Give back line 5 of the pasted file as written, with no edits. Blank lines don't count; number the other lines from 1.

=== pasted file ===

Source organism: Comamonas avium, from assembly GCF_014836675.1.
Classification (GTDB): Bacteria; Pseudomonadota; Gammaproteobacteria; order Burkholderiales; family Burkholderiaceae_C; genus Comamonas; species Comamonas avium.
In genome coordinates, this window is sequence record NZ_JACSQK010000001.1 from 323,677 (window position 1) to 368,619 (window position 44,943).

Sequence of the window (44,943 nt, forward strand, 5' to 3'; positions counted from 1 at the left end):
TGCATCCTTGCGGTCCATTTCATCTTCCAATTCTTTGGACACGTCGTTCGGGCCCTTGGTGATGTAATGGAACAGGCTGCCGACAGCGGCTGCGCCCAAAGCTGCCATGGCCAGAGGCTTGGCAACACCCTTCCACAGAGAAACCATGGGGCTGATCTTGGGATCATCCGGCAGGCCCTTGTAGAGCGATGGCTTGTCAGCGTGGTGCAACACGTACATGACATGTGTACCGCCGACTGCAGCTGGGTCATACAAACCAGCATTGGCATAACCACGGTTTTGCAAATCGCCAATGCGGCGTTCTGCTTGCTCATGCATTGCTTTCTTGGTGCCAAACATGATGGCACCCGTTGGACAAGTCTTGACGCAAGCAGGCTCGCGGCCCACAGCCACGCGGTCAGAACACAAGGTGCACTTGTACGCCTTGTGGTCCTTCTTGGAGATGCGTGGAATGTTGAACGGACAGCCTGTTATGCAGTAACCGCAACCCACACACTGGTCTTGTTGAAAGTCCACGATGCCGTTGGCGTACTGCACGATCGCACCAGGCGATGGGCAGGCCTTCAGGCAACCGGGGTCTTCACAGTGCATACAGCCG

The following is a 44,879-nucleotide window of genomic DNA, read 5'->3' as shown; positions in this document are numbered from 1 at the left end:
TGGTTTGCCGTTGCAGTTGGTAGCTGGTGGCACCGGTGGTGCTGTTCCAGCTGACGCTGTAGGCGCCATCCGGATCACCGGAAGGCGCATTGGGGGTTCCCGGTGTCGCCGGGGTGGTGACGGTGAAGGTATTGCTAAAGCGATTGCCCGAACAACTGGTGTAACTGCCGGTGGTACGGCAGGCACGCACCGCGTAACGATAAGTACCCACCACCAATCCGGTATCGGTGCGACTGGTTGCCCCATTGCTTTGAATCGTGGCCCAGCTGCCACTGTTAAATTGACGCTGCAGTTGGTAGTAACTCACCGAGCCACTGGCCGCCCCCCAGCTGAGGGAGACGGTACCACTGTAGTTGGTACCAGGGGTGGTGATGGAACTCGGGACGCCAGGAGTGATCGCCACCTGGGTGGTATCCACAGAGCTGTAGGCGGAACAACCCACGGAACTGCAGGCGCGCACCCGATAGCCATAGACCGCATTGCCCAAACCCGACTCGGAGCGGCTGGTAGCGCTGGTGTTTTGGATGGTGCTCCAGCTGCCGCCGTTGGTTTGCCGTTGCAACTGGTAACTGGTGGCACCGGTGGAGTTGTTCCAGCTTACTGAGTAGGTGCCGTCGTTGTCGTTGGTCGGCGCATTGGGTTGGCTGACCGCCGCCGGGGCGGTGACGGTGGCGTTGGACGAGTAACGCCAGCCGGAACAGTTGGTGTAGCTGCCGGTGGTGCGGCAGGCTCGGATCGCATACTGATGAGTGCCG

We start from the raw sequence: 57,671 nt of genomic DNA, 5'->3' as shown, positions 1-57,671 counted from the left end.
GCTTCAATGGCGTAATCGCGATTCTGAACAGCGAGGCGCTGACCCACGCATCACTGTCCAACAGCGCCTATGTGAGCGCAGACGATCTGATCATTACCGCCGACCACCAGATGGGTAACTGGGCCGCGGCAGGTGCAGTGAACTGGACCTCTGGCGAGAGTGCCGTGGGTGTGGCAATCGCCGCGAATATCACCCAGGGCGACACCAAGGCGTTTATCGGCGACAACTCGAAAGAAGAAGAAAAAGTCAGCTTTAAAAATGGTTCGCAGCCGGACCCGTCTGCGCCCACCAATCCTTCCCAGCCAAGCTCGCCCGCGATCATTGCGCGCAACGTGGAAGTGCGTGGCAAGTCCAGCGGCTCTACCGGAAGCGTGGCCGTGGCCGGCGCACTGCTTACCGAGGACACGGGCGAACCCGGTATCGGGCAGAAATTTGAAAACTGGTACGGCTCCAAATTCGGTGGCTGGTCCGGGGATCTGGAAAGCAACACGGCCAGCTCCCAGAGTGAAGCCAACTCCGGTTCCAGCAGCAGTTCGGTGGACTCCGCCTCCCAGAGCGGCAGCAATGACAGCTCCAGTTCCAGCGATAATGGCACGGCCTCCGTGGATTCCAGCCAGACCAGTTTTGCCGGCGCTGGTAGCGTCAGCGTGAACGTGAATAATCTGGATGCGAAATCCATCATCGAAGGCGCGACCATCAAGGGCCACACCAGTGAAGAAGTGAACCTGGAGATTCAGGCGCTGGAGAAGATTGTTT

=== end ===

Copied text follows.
TGCATCCTTGCGGTCCATTTCATCTTCCAATTCTTTGGACACGTCGTTCGGGCCCTTGGTGATGTAATGGAACAGGCTGCCGACAGCGGCTGCGCCCAAAGCTGCCATGGCCAGAGGCTTGGCAACACCCTTCCACAGAGAAACCATGGGGCTGATCTTGGGATCATCCGGCAGGCCCTTGTAGAGCGATGGCTTGTCAGCGTGGTGCAACACGTACATGACATGTGTACCGCCGACTGCAGCTGGGTCATACAAACCAGCATTGGCATAACCACGGTTTTGCAAATCGCCAATGCGGCGTTCTGCTTGCTCATGCATTGCTTTCTTGGTGCCAAACATGATGGCACCCGTTGGACAAGTCTTGACGCAAGCAGGCTCGCGGCCCACAGCCACGCGGTCAGAACACAAGGTGCACTTGTACGCCTTGTGGTCCTTCTTGGAGATGCGTGGAATGTTGAACGGACAGCCTGTTATGCAGTAACCGCAACCCACACACTGGTCTTGTTGAAAGTCCACGATGCCGTTGGCGTACTGCACGATCGCACCAGGCGATGGGCAGGCCTTCAGGCAACCGGGGTCTTCACAGTGCATACAGCCG